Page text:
• Quizlet (iOS/Android/Web) is a great study tool for learning vocabulary with digital flashcards and games to help learners with vocabulary common in various types of exams.
  • Also check out Scholastic’s Standardized Test Prep Lesson Plans full of ideas.

Challenge: Try one of these testing strategies this year to prepare students.

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Shelly Terrell

Shelly Sanchez Terrell (@ShellTerrell) is an award winning digital innovator, an international speaker/consultant, and the author of Hacking Digital Learning with EdTech Missions, The 30 Goals Challenge for Teachers, and Learning to Go. She has trained teachers and taught English language learners in over 20 countries as an invited guest expert by organizations, like the US Embassy, UNESCO Bangkok, Cultura Inglesa of Brazil, the British Council in Tel Aviv, IATEFL Slovenia, HUPE Croatia, ISTEK Turkey, and Venezuela TESOL. She has been recognized by several organizations and publications as a leader in the movement of teacher driven professional development as the founder and organizer of various online conferences, Twitter chats, and Massive Open Online Courses (MOOCs). Two of the projects she co-organized were shortlisted for ELTons, #ELTChat and the Virtual Round Table Language and Technology online conference. She was named Woman of the Year by the National Association of Professional Women, awarded a Bammy Award as a founder of #Edchat, and named as one of the 10 Most Influential People in EdTech by Tech & Learning. Her greatest joy is being the mother of baby Savannah and Rosco the pug. Shelly has an Honors BA in English with a Minor in Communication and a specialization in Electronic Media from UTSA, a Masters in Curriculum Instruction ESL from the University of Phoenix, and a CELTA from CELT Athens. She regularly shares her tips for effective technology integration via Twitter (@ShellTerrell),, and on her blog,, which has won several awards and recognitions as one of the top ESL, Edtech and Elearning blogs. Find over 400 of her slide presentations at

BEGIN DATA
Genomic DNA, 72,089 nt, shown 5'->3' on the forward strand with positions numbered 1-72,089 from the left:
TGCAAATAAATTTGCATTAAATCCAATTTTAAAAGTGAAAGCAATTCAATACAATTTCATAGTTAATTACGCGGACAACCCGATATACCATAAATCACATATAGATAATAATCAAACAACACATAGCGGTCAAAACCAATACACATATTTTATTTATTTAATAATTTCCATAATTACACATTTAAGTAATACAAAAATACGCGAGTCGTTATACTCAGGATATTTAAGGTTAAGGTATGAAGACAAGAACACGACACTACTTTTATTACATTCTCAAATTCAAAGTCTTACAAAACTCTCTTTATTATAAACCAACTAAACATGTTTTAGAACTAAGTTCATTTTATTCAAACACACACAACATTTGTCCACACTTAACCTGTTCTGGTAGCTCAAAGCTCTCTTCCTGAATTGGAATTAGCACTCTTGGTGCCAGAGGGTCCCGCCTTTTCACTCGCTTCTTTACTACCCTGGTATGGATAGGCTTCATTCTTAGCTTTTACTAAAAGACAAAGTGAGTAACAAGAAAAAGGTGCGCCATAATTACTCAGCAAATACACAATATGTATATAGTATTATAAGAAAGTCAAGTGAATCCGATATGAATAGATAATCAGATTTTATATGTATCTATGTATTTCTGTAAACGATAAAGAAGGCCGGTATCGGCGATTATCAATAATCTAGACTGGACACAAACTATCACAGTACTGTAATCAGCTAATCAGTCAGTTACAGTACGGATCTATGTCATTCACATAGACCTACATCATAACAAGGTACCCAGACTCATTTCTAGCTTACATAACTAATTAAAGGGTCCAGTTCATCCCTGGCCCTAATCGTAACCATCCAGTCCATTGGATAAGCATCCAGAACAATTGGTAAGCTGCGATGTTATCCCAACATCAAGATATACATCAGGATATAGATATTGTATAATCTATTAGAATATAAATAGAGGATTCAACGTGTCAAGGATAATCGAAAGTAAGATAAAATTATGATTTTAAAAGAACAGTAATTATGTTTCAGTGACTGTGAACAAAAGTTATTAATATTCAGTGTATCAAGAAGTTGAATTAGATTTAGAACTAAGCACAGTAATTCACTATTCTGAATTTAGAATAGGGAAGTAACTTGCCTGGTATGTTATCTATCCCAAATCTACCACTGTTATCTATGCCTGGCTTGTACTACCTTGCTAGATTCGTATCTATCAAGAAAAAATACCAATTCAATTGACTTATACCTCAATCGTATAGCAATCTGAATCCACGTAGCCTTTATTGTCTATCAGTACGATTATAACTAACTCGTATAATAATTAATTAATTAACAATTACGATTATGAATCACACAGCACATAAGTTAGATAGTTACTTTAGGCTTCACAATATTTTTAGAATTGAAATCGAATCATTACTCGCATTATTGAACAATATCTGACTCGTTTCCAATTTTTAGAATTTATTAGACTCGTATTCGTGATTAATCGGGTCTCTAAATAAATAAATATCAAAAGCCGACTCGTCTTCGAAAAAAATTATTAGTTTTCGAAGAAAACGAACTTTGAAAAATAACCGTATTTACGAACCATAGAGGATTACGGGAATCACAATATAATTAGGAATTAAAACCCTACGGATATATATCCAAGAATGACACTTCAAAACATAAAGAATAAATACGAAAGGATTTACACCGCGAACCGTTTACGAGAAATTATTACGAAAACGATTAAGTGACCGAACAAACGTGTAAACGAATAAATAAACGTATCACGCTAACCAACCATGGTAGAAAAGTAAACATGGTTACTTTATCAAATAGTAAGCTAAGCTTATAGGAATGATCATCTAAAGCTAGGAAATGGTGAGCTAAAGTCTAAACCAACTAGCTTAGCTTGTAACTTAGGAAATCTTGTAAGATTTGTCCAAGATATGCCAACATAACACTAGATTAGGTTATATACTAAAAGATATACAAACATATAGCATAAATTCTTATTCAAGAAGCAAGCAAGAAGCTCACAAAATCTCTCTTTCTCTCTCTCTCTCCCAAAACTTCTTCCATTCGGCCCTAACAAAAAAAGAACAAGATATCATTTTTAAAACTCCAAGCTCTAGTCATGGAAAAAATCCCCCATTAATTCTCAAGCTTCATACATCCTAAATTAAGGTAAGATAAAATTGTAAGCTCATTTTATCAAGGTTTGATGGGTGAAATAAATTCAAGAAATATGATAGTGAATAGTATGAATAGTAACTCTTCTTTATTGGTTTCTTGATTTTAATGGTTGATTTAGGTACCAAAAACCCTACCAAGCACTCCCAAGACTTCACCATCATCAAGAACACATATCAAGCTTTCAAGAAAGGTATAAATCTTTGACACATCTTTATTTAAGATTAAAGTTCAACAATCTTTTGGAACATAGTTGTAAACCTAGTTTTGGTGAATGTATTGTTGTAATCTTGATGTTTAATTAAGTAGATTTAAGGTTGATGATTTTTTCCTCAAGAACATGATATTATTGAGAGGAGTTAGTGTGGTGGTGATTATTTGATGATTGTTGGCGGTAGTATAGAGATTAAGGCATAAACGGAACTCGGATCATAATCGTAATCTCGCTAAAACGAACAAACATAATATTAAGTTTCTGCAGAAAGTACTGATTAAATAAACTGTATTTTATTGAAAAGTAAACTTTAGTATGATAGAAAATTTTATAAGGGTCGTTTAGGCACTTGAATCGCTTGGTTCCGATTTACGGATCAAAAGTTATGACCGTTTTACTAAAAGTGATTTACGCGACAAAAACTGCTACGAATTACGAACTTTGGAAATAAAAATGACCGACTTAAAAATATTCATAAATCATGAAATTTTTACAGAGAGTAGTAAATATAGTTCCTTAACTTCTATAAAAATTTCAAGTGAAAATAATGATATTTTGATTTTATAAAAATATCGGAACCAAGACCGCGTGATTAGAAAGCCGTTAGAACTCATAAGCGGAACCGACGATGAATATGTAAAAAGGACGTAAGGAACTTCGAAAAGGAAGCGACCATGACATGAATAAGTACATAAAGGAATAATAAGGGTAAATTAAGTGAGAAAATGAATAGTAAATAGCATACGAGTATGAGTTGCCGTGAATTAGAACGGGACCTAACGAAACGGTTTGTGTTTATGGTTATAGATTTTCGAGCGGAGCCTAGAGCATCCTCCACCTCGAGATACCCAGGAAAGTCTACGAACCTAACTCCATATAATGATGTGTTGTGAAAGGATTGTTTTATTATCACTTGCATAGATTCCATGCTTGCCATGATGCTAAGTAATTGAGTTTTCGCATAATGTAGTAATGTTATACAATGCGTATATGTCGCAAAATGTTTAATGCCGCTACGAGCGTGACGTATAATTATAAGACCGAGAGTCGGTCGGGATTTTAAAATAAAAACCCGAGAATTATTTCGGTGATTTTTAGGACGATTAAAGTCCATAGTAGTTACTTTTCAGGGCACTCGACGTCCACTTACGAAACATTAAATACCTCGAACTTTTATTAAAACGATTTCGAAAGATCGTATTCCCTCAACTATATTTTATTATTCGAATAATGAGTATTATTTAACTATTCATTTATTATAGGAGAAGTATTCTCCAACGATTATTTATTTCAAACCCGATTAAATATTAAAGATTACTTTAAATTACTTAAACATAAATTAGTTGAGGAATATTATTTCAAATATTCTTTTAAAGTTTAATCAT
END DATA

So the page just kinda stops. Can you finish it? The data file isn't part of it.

One comment

  1. i had mouch estress when i had exam and test . i remeber that moments and i dont wish happen again …
    excusme for my english
    god luck